In 1895 Frank W. Benson wrote to a friend, "Salmon fishing seems to me the finest sport in the world." (F.A. Bedford, Frank W. Benson: American Impressionist, New York, 1994, p. 208) In the late 1920s and early 1930s, Benson expanded on this lifelong sporting enthusiasm with a group of extraordinary oil paintings and watercolors that depicted the sport of salmon fishing. In these works the artist combined his brilliant Impressionistic technique with subjects similar to the great Adirondack watercolors of Winslow Homer, which portrayed, "the ordinary man engaged in hunting or fishing for food or sport in a truly American setting and manner." (Frank W. Benson: American Impressionist, p. 200) The present painting, Lower Camp Pool, captures the essence of these two qualities-- the painting is infused with careful observation of light, color and atmosphere and it speaks to the artist's understanding of the peacefulness and tranquility found in the North American wilderness.
An avid outdoorsman and sportsman, Benson was attracted throughout his life to fishing and hunting as a subject matter. Born in Salem, Massachusetts to a maritime family, Benson spent much of his youth on the water, receiving his first sailboat by the age of 12. By 17 he had a passion for sports including tennis, boxing and "hunting and fishing; his diaries reveal that he found time almost every weekend from spring through fall to take to the fields and streams of Essex County...His father gave him his first shotgun and taught him how to hunt the wildfowl and shorebirds of the North Shore." (Frank W. Benson: American Impressionist, p. 17) One of his first oil paintings as a child was of two birds shot on a hunt. Throughout his life, Benson made frequent fishing and hunting trips. The works that came from these outings after 1900, mostly watercolors and etchings, became very popular and sold well. Benson continued to paint these scenes for the remainder of his career.
In Lower Camp Pool, painted in 1928, Benson has retained the light palette and Impressionistic style that received wide acclaim earlier in his career. He has captured a peaceful morning of fishing for two men, one of whom stands at the shore with his rod and the other is about to set out on his canoe for fishing down the river. In Lower Camp Pool, Benson concentrates his painting on the total mood of the work rather than the figures, as he did in his earlier paintings. Benson's reverence for the outdoors can be seen as the smaller figures are placed in an expansive landscape with imposing mountains and towering trees. "Some of Benson's paintings of this period, especially his large oils, were often more landscape than figure study, more about nature than the people who inhabit it...The tiny man silhouetted against a small patch of silver water is insignificant. His being is subordinated to the majesty of the looming mountains and the power of the swift stream." (Frank W. Benson: American Impressionist, p. 200)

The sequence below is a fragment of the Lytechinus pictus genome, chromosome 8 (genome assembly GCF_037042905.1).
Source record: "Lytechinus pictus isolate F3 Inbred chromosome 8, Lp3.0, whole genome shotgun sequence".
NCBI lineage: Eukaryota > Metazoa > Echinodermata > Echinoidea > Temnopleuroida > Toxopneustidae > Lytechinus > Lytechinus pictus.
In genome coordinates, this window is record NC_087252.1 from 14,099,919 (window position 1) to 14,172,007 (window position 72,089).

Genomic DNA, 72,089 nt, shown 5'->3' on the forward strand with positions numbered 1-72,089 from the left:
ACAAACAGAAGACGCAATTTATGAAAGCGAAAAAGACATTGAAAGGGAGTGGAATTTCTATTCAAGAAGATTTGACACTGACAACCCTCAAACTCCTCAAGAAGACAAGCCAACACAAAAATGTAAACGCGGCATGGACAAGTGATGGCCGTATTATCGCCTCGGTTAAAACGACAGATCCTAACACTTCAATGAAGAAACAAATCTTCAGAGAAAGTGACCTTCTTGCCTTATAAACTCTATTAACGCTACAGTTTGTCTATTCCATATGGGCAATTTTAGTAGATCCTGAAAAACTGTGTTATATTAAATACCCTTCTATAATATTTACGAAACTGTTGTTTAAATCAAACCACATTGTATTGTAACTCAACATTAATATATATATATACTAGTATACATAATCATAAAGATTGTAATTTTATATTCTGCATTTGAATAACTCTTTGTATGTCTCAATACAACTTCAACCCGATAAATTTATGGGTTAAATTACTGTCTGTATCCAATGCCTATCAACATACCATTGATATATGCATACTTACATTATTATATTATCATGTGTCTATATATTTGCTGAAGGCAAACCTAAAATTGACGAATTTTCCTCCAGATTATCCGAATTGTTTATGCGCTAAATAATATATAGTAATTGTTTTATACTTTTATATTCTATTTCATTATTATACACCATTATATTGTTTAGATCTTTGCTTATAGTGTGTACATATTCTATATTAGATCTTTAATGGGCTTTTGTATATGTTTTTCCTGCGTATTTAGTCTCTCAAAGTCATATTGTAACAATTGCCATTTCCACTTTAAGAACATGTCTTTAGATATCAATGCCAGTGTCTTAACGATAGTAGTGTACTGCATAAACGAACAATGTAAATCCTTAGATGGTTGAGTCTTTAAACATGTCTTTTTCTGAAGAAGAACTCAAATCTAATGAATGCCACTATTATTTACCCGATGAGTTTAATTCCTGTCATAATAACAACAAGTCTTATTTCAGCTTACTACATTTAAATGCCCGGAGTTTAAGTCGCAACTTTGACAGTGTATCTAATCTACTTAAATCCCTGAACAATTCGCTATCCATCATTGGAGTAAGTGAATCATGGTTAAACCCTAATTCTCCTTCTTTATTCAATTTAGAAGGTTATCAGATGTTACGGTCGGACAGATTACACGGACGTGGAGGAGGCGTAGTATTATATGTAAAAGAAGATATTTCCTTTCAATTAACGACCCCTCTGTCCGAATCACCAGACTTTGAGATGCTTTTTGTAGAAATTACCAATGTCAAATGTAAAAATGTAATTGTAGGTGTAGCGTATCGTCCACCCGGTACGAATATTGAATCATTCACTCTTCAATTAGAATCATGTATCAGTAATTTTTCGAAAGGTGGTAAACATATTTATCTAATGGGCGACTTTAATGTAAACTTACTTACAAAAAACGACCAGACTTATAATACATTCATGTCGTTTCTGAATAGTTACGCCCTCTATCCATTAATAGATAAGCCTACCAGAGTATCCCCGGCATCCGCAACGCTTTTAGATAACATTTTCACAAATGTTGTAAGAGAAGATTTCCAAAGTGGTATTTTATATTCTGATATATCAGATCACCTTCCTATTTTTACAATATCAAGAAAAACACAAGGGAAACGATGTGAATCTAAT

Benson paints a cohesive composition by blending the tones together in large blocks of color and through use of light and shadow. The surface of Lower Camp Pool is animated with quick and light brushstrokes. Cool blues and grays are placed side by side to give the effect of early morning light shimmering off the surface of the water and the colors are used again in the cloud-filled sky. The beige and blue tones of the shore blend in to the water and the light and dark green trees mix with the green and blue mountains. Benson's mastery as an Impressionist can be seen with the light and shadow of the painting. The rising sun drenches the trees at left in sunlight while the trees at the right are dark. The shadows of those trees reach across the river towards the men on the shore. Benson has painted Lower Camp Pool with intersecting planes that meet at the center of the composition. The angular lines of the trees, the mountains, the shore and the water create large blocks of color, making Lower Camp Pool a unified painting of cool hues, representing the majesty and calmness of nature.
Faith Andrews Bedford writes that "Benson was never happier than when he was outdoors. He worked hard and long to support organizations that fostered stewardship of the land and conservation of its resources." (Frank W. Benson: American Impressionist, p. 200) With its refined subject matter and sensitive execution, Lower Camp Pool typifies Benson's highly personal imagery, bringing together Impressionist technique and sporting art at its best.
This work will be included in the forthcoming catalogue raisonné of the artist's work being compiled by Vose Galleries of Boston.